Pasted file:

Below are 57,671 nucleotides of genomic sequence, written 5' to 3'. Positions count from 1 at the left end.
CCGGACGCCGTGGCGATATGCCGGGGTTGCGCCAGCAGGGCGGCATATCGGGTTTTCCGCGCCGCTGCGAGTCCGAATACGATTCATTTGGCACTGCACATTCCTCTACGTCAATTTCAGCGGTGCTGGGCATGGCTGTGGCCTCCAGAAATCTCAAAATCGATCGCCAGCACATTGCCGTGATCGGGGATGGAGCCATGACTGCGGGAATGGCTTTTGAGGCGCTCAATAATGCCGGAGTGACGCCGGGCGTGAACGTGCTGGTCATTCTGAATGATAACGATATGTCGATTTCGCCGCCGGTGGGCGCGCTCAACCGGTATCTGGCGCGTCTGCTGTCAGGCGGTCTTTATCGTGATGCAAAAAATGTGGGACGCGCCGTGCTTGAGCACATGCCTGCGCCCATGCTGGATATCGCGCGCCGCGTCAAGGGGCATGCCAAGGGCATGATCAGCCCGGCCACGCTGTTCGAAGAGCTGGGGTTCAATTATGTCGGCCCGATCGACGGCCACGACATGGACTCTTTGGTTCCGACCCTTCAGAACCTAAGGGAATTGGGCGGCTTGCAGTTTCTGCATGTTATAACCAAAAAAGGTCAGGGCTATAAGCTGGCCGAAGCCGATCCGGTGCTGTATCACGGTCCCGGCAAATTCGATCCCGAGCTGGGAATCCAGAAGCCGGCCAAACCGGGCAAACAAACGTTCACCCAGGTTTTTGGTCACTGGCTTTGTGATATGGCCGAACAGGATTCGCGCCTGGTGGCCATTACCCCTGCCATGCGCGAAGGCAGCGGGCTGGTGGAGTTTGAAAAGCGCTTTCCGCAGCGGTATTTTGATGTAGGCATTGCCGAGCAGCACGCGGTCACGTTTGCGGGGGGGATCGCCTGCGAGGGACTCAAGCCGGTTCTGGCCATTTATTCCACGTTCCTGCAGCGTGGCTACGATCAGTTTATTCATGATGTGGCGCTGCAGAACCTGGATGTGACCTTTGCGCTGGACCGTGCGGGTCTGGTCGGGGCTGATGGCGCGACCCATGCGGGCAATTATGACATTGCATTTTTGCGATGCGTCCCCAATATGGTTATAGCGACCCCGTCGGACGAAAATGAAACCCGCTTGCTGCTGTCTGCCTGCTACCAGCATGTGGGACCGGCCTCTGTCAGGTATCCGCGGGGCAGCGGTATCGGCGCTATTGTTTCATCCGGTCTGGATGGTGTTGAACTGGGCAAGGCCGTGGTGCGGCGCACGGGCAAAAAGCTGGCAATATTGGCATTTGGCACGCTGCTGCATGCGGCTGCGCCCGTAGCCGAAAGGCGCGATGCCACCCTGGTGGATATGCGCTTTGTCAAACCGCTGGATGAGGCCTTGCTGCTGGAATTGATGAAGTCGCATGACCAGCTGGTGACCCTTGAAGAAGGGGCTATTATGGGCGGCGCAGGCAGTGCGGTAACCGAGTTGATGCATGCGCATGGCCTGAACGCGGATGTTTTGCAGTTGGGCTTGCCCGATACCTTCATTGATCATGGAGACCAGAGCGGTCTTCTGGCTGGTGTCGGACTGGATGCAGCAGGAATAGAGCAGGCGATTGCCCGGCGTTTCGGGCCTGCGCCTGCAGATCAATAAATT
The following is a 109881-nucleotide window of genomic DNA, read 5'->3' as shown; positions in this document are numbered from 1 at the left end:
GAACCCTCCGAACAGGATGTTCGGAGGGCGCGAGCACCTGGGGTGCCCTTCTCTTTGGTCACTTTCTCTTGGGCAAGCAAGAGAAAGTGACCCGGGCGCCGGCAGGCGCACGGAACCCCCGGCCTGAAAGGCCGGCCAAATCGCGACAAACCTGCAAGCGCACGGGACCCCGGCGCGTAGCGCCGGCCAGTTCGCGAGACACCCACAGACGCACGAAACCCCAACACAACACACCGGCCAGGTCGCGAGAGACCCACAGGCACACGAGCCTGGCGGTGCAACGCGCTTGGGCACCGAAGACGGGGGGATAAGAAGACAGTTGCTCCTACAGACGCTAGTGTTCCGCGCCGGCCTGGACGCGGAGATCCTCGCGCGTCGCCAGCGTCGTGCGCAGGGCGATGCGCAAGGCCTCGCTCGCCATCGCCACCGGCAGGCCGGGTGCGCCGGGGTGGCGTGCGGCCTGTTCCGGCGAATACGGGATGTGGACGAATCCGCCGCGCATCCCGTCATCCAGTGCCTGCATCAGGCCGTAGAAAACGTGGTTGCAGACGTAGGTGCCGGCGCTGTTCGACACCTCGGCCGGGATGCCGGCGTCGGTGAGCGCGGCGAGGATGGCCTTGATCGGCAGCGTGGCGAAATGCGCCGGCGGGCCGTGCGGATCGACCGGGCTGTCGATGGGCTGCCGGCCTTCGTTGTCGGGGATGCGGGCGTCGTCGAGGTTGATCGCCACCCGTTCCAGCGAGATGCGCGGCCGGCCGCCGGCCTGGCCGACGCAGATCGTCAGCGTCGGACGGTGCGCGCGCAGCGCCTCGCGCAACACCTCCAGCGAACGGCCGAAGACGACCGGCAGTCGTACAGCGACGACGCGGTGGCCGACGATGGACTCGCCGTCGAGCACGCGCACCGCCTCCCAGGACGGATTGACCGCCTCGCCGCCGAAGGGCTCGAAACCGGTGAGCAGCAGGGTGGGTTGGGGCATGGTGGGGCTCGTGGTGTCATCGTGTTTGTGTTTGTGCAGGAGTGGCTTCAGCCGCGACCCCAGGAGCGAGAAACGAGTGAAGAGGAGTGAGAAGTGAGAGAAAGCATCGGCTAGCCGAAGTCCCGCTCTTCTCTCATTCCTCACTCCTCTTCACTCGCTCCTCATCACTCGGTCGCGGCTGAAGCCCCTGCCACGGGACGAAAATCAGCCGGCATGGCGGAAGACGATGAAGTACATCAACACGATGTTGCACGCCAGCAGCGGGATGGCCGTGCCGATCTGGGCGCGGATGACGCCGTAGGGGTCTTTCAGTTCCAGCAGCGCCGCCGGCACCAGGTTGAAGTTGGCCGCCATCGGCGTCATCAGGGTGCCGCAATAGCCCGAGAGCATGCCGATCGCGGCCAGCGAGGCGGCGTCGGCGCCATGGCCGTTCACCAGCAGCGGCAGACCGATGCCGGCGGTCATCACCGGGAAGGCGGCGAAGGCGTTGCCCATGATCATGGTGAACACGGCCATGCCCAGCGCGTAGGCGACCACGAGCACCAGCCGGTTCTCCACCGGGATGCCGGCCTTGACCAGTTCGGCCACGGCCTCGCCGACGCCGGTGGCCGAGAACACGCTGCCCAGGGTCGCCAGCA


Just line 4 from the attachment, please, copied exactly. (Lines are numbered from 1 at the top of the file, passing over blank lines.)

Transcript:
GAACCCTCCGAACAGGATGTTCGGAGGGCGCGAGCACCTGGGGTGCCCTTCTCTTTGGTCACTTTCTCTTGGGCAAGCAAGAGAAAGTGACCCGGGCGCCGGCAGGCGCACGGAACCCCCGGCCTGAAAGGCCGGCCAAATCGCGACAAACCTGCAAGCGCACGGGACCCCGGCGCGTAGCGCCGGCCAGTTCGCGAGACACCCACAGACGCACGAAACCCCAACACAACACACCGGCCAGGTCGCGAGAGACCCACAGGCACACGAGCCTGGCGGTGCAACGCGCTTGGGCACCGAAGACGGGGGGATAAGAAGACAGTTGCTCCTACAGACGCTAGTGTTCCGCGCCGGCCTGGACGCGGAGATCCTCGCGCGTCGCCAGCGTCGTGCGCAGGGCGATGCGCAAGGCCTCGCTCGCCATCGCCACCGGCAGGCCGGGTGCGCCGGGGTGGCGTGCGGCCTGTTCCGGCGAATACGGGATGTGGACGAATCCGCCGCGCATCCCGTCATCCAGTGCCTGCATCAGGCCGTAGAAAACGTGGTTGCAGACGTAGGTGCCGGCGCTGTTCGACACCTCGGCCGGGATGCCGGCGTCGGTGAGCGCGGCGAGGATGGCCTTGATCGGCAGCGTGGCGAAATGCGCCGGCGGGCCGTGCGGATCGACCGGGCTGTCGATGGGCTGCCGGCCTTCGTTGTCGGGGATGCGGGCGTCGTCGAGGTTGATCGCCACCCGTTCCAGCGAGATGCGCGGCCGGCCGCCGGCCTGGCCGACGCAGATCGTCAGCGTCGGACGGTGCGCGCGCAGCGCCTCGCGCAACACCTCCAGCGAACGGCCGAAGACGACCGGCAGTCGTACAGCGACGACGCGGTGGCCGACGATGGACTCGCCGTCGAGCACGCGCACCGCCTCCCAGGACGGATTGACCGCCTCGCCGCCGAAGGGCTCGAAACCGGTGAGCAGCAGGGTGGGTTGGGGCATGGTGGGGCTCGTGGTGTCATCGTGTTTGTGTTTGTGCAGGAGTGGCTTCAGCCGCGACCCCAGGAGCGAGAAACGAGTGAAGAGGAGTGAGAAGTGAGAGAAAGCATCGGCTAGCCGAAGTCCCGCTCTTCTCTCATTCCTCACTCCTCTTCACTCGCTCCTCATCACTCGGTCGCGGCTGAAGCCCCTGCCACGGGACGAAAATCAGCCGGCATGGCGGAAGACGATGAAGTACATCAACACGATGTTGCACGCCAGCAGCGGGATGGCCGTGCCGATCTGGGCGCGGATGACGCCGTAGGGGTCTTTCAGTTCCAGCAGCGCCGCCGGCACCAGGTTGAAGTTGGCCGCCATCGGCGTCATCAGGGTGCCGCAATAGCCCGAGAGCATGCCGATCGCGGCCAGCGAGGCGGCGTCGGCGCCATGGCCGTTCACCAGCAGCGGCAGACCGATGCCGGCGGTCATCACCGGGAAGGCGGCGAAGGCGTTGCCCATGATCATGGTGAACACGGCCATGCCCAGCGCGTAGGCGACCACGAGCACCAGCCGGTTCTCCACCGGGATGCCGGCCTTGACCAGTTCGGCCACGGCCTCGCCGACGCCGGTGGCCGAGAACACGCTGCCCAGGGTCGCCAGCA